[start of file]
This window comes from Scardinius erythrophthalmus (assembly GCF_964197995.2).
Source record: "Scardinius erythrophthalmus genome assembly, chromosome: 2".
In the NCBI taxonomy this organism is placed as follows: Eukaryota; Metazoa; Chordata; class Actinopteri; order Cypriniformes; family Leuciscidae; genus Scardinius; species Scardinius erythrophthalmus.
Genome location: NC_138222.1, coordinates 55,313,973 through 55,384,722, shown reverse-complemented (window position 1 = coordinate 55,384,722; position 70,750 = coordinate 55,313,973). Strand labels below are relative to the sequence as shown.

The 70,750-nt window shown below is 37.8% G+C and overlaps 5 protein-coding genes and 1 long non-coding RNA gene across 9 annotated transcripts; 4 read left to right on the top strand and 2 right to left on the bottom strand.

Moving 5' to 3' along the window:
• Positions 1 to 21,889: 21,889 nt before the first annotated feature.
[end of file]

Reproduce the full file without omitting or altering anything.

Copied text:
This window comes from Scardinius erythrophthalmus (assembly GCF_964197995.2).
Source record: "Scardinius erythrophthalmus genome assembly, chromosome: 2".
In the NCBI taxonomy this organism is placed as follows: Eukaryota; Metazoa; Chordata; class Actinopteri; order Cypriniformes; family Leuciscidae; genus Scardinius; species Scardinius erythrophthalmus.
Genome location: NC_138222.1, coordinates 55,313,973 through 55,384,722, shown reverse-complemented (window position 1 = coordinate 55,384,722; position 70,750 = coordinate 55,313,973). Strand labels below are relative to the sequence as shown.

The 70,750-nt window shown below is 37.8% G+C and overlaps 5 protein-coding genes and 1 long non-coding RNA gene across 9 annotated transcripts; 4 read left to right on the top strand and 2 right to left on the bottom strand.

Moving 5' to 3' along the window:
• Positions 1 to 21,889: 21,889 nt before the first annotated feature.